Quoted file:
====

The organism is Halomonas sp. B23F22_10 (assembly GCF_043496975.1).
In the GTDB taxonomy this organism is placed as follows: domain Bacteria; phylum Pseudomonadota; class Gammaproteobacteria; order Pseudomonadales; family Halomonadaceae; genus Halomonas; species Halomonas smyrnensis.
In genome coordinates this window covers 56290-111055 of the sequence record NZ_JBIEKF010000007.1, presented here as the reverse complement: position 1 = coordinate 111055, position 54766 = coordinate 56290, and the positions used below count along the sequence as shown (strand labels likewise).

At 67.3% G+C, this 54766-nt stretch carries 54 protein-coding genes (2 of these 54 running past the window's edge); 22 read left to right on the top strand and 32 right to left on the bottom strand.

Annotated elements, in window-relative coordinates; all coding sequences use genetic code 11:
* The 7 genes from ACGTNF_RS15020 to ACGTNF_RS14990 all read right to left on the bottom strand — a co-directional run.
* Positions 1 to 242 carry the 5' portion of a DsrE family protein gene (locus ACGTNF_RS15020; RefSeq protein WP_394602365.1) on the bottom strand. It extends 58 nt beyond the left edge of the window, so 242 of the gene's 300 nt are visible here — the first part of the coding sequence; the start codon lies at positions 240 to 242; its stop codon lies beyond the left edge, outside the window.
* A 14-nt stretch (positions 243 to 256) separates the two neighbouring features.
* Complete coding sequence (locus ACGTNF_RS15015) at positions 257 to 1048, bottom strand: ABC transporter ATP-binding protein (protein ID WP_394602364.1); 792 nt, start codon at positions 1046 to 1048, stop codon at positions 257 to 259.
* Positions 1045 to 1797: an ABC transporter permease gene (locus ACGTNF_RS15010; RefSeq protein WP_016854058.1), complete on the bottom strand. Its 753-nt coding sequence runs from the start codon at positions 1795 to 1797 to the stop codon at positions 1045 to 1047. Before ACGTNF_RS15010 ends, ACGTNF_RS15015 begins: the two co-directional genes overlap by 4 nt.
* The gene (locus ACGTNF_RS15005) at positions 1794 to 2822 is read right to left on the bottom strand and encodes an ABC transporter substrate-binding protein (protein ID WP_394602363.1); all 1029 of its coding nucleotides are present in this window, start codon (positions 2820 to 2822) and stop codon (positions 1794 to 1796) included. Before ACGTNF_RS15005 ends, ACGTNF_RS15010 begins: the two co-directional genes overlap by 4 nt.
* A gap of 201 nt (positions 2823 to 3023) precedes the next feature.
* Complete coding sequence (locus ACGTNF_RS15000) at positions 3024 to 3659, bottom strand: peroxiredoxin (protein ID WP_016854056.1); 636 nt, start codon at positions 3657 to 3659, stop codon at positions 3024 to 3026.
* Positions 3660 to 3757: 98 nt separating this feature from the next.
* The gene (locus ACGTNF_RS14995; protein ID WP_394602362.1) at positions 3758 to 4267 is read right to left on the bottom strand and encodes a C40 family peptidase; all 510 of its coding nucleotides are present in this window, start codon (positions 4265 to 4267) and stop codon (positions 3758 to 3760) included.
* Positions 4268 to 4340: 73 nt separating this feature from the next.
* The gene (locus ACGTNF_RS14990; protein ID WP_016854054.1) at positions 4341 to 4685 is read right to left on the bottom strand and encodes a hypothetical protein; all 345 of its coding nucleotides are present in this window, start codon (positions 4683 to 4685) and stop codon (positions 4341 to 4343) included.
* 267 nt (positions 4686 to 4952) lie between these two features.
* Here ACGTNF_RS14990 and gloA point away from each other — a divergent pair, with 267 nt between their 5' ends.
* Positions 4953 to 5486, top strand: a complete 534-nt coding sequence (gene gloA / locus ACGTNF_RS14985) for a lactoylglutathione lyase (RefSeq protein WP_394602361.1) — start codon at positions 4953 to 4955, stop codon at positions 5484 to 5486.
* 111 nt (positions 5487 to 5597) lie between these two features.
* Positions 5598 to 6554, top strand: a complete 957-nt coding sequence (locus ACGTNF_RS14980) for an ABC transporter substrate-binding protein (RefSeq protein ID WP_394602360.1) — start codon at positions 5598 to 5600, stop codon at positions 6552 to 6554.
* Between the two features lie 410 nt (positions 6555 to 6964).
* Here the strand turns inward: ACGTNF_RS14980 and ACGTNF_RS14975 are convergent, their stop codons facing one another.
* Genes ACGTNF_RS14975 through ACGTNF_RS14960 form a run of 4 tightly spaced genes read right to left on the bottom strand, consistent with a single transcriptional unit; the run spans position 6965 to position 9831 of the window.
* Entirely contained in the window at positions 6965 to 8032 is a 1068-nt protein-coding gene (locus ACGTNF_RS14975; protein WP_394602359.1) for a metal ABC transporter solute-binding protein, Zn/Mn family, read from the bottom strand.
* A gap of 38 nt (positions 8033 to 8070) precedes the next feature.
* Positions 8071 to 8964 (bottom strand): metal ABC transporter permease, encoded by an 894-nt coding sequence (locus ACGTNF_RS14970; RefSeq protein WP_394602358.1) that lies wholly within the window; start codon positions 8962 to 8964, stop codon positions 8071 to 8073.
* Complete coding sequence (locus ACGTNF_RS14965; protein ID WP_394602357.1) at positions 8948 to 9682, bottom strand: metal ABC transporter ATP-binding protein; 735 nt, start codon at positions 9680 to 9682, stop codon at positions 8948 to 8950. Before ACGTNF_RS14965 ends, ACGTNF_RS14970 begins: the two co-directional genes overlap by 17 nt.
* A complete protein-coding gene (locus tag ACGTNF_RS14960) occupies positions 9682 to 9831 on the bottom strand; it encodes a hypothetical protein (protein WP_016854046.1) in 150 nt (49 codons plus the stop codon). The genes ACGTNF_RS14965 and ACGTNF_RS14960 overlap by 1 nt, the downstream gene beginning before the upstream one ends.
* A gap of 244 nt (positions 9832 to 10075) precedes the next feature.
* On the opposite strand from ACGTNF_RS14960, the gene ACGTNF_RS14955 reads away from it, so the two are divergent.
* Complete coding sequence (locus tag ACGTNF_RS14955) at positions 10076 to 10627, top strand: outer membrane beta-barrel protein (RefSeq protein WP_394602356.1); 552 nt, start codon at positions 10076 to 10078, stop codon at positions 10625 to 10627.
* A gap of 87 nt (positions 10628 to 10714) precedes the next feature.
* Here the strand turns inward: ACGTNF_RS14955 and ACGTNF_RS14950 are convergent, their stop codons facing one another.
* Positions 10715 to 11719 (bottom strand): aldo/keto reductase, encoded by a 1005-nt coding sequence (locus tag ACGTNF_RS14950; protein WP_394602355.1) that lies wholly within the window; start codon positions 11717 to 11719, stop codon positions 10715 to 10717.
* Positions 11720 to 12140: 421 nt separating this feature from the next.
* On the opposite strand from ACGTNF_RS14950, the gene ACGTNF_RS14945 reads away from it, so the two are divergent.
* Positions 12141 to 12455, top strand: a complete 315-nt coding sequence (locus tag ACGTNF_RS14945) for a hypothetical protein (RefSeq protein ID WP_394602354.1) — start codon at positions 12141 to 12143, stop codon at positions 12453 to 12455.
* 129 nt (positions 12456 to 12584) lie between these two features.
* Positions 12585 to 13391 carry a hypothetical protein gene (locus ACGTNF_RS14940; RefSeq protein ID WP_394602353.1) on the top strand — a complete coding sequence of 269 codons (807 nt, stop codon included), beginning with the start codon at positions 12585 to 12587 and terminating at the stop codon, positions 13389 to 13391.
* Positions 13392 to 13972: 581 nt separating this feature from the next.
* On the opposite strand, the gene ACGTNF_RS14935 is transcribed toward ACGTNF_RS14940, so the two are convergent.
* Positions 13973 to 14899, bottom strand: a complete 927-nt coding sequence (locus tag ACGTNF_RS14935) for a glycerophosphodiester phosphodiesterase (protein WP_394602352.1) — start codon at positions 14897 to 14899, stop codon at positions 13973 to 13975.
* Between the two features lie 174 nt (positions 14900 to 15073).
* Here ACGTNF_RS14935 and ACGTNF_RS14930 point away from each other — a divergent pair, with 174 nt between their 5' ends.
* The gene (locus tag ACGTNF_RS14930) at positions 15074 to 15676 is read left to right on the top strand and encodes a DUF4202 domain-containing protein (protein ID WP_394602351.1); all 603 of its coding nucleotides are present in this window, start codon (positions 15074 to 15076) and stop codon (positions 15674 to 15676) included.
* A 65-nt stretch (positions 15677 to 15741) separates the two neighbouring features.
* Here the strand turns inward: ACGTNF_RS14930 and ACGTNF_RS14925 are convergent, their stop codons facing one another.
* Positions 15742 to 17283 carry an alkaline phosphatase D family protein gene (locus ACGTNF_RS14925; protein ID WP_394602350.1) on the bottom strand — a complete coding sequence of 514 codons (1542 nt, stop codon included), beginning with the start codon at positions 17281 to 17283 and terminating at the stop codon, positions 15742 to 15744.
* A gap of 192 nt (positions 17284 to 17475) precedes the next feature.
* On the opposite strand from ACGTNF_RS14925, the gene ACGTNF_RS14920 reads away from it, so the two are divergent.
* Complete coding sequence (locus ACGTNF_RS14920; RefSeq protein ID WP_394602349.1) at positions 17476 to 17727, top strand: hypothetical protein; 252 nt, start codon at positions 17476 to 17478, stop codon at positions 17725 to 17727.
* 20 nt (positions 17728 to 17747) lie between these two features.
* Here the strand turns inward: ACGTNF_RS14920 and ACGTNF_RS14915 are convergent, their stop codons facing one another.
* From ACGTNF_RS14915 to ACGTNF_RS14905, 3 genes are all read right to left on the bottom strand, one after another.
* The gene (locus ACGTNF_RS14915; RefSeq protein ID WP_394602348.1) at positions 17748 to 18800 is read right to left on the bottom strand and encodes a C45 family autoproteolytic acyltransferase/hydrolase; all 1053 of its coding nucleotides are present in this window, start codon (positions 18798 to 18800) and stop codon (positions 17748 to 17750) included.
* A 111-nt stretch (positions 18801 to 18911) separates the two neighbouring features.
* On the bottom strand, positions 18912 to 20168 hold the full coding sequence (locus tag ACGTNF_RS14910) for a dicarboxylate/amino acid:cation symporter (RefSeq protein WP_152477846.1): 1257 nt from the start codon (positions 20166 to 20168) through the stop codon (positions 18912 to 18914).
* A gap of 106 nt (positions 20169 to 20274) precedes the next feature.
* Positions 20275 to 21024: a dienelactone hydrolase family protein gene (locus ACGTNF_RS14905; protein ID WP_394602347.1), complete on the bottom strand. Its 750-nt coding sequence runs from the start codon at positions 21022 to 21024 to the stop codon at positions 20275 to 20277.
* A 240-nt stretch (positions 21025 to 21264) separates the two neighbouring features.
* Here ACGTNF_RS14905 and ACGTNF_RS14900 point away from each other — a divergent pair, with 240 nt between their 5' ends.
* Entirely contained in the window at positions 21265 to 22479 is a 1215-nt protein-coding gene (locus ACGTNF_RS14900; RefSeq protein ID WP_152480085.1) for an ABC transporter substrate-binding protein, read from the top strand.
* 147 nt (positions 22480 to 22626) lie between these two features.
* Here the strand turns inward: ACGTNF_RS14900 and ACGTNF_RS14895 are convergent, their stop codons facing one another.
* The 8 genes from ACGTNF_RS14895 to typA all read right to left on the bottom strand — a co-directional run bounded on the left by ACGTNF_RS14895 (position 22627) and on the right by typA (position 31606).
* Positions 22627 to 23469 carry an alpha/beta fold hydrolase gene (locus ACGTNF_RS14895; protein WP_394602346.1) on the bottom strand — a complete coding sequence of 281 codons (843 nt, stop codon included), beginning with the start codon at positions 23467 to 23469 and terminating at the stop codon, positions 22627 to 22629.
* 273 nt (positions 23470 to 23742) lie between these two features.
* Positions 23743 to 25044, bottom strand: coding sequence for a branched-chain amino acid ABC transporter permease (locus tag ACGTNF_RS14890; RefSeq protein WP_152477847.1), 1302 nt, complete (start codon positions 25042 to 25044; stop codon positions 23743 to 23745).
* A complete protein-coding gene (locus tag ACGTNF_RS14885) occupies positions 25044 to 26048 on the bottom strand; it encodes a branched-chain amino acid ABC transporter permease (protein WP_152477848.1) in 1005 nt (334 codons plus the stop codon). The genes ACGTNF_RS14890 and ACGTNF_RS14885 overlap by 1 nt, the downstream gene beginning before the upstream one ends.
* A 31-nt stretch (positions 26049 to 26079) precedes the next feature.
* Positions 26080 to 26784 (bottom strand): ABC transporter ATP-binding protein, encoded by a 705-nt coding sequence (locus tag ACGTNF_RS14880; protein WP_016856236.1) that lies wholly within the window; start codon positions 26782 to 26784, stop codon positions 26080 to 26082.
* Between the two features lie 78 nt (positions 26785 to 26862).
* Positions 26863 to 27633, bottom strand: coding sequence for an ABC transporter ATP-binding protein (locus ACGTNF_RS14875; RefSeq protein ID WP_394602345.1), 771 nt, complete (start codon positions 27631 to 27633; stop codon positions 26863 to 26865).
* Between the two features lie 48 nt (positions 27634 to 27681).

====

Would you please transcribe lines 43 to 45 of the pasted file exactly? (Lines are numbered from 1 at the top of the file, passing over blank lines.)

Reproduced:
* On the opposite strand, the gene ACGTNF_RS14935 is transcribed toward ACGTNF_RS14940, so the two are convergent.
* Positions 13973 to 14899, bottom strand: a complete 927-nt coding sequence (locus tag ACGTNF_RS14935) for a glycerophosphodiester phosphodiesterase (protein WP_394602352.1) — start codon at positions 14897 to 14899, stop codon at positions 13973 to 13975.
* Between the two features lie 174 nt (positions 14900 to 15073).